The first six months of 2015 were the hottest on record, according to the United Nations. From January to June there were new highs across the planet, with heatwaves in South Asia, Europe and parts of the United States.
From January to June 2015, the globally average temperature over land and ocean surfaces was the hottest for such a period on record, according to the United Nations World Meteorological Organization (WMO).
The average temperature was 0.85 degrees Celsius above the 20th century average of 15.5 degrees Celsius, WMO spokesperson Clare Nullis told a press briefing in Geneva.
She added that the major concern was that the ocean heat was constantly rising. Figures provided by the US National Oceanic and Atmospheric Administration (NOAA) showed that the average global sea surface temperature of +0.65 degrees Celsius for the year to date was the highest for January to June on record, explained a press release. Records date from 1880.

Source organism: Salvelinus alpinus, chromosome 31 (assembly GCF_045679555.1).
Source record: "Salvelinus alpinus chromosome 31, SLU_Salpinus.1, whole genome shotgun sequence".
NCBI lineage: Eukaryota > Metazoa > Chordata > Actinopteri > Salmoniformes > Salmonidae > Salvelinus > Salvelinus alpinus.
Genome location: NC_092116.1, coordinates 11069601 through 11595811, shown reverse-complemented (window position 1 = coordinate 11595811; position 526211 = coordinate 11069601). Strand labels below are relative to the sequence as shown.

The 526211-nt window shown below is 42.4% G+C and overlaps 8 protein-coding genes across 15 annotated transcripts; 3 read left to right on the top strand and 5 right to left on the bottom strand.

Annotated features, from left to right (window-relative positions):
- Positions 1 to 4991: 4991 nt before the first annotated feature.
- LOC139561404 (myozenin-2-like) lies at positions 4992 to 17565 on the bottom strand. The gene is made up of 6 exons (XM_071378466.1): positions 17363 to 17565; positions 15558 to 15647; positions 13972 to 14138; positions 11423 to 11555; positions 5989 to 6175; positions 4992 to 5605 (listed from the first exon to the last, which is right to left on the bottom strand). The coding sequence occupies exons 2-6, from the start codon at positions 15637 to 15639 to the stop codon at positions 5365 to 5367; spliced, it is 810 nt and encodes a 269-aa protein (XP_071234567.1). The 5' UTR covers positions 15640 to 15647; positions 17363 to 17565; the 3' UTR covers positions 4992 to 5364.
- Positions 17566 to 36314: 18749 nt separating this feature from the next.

There were warm weather alerts worldwide, with heatwaves in countries including Austria, Spain and Australia. The Balkans and Southern Europe remain in a heatwave, while the soaring temperatures killed hundreds of people in India and Pakistan last month, explained WMO.
The very high temperatures that characterised the previous six months as the hottest on record occurred ahead of the development of El Niño, which had an overall impact on temperatures.
WMO uses a combination of datasets to compile its annual Statement on the Global Climate. The provisional statement for 2015 will be released in November 2015. WMO recently joined with the World Health Organization to issue a new series of guidelines aimed at addressing the health risks posed by the increasing number and intensity of climate change-related heatwaves affecting the planet.
Photo credit: Olgierd Rudak/ CC BY 2.0